Teenage pregnancy rates have dropped in areas of the country most affected by government cuts to spending on sex education, according to a new study.
In recent years local authorities in England have been forced to make significant cuts to public expenditure, with one particular health target affected: reducing rates of teen pregnancy.
In a new study published in the Journal of Health Economics, Professor David Paton from Nottingham University Business School and Liam Wright, a research Assistant at the University of Sheffield, looked at whether a decrease in sex education had led to an increase in teen pregnancy.
Between 2007 and 2015, the under-18 conception rate in England almost halved, with some stating that this was due to the 1999 Teenage Pregnancy Strategy. Running until 2010, the strategy saw hundreds of millions of pounds distributed to local authorities with the aim of expanding access to birth control and sex and relationships education.
These services were subject to significant government cuts, with spending falling by over 70 per cent since 2008.
Writing about the study for The Conversation, Professor Paton said:
"Contrary to expectations, we found that if anything, cuts have led to fewer teen pregnancies.
"Our analysis compares changes in teenage pregnancy rates with changes in annual expenditure on teenage pregnancy services for 149 English local authorities between 2008 and 2014. The extent and timing of cuts varied significantly across areas. This meant we were able to test whether areas that reduced spending the most experienced smaller declines in pregnancy.
Approach with caution
"To our surprise, we found the opposite. Authorities making bigger cuts saw relatively larger decreases in both birth and abortion rates among teenagers. The effect was not huge – a 10 per cent reduction in expenditure was associated with a decrease of just 0.25 per cent in the under-18 conception rate – but it was strongly significant."
Professor Paton concludes: "Policymakers need to use some caution when interpreting our results. We find that cuts to teenage pregnancy services, to date, have not increased conceptions. If the least effective projects have been cut first, it may be that further cuts to services would have different effects. Perhaps there will also be long-term consequences that we have not yet been able to observe. Though economic theory and evidence suggest reduced access to contraceptives will have worse effects in the short term.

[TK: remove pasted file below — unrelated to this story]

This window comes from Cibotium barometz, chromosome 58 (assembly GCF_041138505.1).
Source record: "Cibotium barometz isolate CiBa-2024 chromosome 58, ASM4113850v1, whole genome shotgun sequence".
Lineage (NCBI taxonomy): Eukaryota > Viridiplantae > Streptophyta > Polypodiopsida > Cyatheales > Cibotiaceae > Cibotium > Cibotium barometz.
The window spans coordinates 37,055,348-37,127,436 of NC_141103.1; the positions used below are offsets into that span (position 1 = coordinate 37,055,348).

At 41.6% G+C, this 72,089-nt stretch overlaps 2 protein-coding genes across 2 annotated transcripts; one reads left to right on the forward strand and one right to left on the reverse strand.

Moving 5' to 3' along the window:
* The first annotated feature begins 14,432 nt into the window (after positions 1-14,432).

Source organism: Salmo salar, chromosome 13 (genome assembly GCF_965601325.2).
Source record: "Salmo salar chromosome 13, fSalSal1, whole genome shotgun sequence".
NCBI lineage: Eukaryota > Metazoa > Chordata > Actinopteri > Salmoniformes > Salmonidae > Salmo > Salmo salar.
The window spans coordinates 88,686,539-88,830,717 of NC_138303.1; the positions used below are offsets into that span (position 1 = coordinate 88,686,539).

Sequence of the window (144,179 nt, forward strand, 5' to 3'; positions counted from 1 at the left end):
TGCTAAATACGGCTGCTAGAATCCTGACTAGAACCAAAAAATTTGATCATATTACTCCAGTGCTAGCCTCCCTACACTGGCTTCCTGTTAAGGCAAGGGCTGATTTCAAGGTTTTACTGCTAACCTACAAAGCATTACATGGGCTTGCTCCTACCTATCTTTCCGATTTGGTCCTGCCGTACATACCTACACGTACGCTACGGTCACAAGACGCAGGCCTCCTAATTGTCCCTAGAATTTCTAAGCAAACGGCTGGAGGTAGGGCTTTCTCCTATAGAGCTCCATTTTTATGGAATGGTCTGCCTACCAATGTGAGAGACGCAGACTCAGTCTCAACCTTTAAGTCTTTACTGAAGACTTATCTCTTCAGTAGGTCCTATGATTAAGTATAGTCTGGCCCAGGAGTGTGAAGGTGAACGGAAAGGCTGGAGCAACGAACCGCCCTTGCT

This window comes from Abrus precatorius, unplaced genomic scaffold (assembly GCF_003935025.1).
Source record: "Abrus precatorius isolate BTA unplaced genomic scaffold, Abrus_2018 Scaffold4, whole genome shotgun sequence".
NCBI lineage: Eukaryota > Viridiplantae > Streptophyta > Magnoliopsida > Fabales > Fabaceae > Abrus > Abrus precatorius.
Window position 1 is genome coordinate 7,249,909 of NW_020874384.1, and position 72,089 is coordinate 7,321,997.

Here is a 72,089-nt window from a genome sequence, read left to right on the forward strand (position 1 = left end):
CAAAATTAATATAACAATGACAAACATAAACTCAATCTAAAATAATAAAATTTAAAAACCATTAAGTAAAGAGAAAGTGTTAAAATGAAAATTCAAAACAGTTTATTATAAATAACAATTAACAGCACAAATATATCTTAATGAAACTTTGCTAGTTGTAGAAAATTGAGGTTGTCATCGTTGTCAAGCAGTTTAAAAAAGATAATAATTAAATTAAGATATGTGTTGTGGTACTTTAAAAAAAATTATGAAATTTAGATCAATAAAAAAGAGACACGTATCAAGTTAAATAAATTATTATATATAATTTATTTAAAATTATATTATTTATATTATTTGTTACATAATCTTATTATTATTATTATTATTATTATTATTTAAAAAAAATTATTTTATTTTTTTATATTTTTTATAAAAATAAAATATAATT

"Most importantly, it may not be possible to generalise the finding that cuts in public expenditure can be achieved without negative consequences. For example, Oxford University's Rachel Loopstra and colleagues recently concluded that cuts to local authority spending on housing services and social care have contributed to increases in homelessness and in old-age mortality rates.
"This begs the question: why have teenage mothers been disappearing so quickly? One factor brought up in our research, and in previous research, is improvements in educational attainment – something which tends to increase aspiration and make early pregnancy less attractive.
"Another, more speculative, explanation is the rise of "generation sensible" (possibly abetted by the growth of social media and lower childhood exposure to lead in petrol). Many countries, including the US, Ireland, Australia and New Zealand, have seen decreases in teenage pregnancy similar to the UK. Teenagers in these countries now smoke and drink less, take fewer drugs, and are less likely to commit crimes. Sex may be another risky activity they are turning away from.
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